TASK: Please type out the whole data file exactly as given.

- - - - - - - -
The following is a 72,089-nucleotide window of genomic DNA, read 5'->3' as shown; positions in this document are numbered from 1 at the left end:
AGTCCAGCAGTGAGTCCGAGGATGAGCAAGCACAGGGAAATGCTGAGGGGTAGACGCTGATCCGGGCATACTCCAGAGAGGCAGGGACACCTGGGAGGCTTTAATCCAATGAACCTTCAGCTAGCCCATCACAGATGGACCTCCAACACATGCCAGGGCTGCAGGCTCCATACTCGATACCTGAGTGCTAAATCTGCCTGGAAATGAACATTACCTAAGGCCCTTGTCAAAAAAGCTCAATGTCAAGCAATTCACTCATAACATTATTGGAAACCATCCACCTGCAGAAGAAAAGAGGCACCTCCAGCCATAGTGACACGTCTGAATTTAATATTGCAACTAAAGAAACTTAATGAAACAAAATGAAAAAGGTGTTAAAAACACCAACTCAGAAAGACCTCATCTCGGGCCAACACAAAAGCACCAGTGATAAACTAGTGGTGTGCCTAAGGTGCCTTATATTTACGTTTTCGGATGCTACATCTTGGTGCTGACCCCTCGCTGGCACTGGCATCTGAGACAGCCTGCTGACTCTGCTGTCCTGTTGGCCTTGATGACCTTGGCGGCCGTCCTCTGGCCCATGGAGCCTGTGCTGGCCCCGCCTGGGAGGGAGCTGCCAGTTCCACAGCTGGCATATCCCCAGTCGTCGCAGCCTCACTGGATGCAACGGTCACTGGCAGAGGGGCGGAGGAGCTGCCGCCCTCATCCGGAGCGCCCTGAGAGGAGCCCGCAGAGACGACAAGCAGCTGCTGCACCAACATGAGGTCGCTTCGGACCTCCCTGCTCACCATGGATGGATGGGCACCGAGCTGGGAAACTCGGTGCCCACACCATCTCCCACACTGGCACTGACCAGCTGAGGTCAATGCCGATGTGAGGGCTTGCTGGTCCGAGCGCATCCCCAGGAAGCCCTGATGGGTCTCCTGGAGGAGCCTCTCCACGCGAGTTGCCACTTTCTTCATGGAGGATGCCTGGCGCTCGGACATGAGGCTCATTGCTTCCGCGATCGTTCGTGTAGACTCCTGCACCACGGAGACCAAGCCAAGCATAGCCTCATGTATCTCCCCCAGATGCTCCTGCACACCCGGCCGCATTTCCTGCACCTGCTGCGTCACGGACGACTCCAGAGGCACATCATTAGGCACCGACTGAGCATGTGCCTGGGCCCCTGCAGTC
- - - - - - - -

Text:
The following is a 72,089-nucleotide window of genomic DNA, read 5'->3' as shown; positions in this document are numbered from 1 at the left end:
AGTCCAGCAGTGAGTCCGAGGATGAGCAAGCACAGGGAAATGCTGAGGGGTAGACGCTGATCCGGGCATACTCCAGAGAGGCAGGGACACCTGGGAGGCTTTAATCCAATGAACCTTCAGCTAGCCCATCACAGATGGACCTCCAACACATGCCAGGGCTGCAGGCTCCATACTCGATACCTGAGTGCTAAATCTGCCTGGAAATGAACATTACCTAAGGCCCTTGTCAAAAAAGCTCAATGTCAAGCAATTCACTCATAACATTATTGGAAACCATCCACCTGCAGAAGAAAAGAGGCACCTCCAGCCATAGTGACACGTCTGAATTTAATATTGCAACTAAAGAAACTTAATGAAACAAAATGAAAAAGGTGTTAAAAACACCAACTCAGAAAGACCTCATCTCGGGCCAACACAAAAGCACCAGTGATAAACTAGTGGTGTGCCTAAGGTGCCTTATATTTACGTTTTCGGATGCTACATCTTGGTGCTGACCCCTCGCTGGCACTGGCATCTGAGACAGCCTGCTGACTCTGCTGTCCTGTTGGCCTTGATGACCTTGGCGGCCGTCCTCTGGCCCATGGAGCCTGTGCTGGCCCCGCCTGGGAGGGAGCTGCCAGTTCCACAGCTGGCATATCCCCAGTCGTCGCAGCCTCACTGGATGCAACGGTCACTGGCAGAGGGGCGGAGGAGCTGCCGCCCTCATCCGGAGCGCCCTGAGAGGAGCCCGCAGAGACGACAAGCAGCTGCTGCACCAACATGAGGTCGCTTCGGACCTCCCTGCTCACCATGGATGGATGGGCACCGAGCTGGGAAACTCGGTGCCCACACCATCTCCCACACTGGCACTGACCAGCTGAGGTCAATGCCGATGTGAGGGCTTGCTGGTCCGAGCGCATCCCCAGGAAGCCCTGATGGGTCTCCTGGAGGAGCCTCTCCACGCGAGTTGCCACTTTCTTCATGGAGGATGCCTGGCGCTCGGACATGAGGCTCATTGCTTCCGCGATCGTTCGTGTAGACTCCTGCACCACGGAGACCAAGCCAAGCATAGCCTCATGTATCTCCCCCAGATGCTCCTGCACACCCGGCCGCATTTCCTGCACCTGCTGCGTCACGGACGACTCCAGAGGCACATCATTAGGCACCGACTGAGCATGTGCCTGGGCCCCTGCAGTC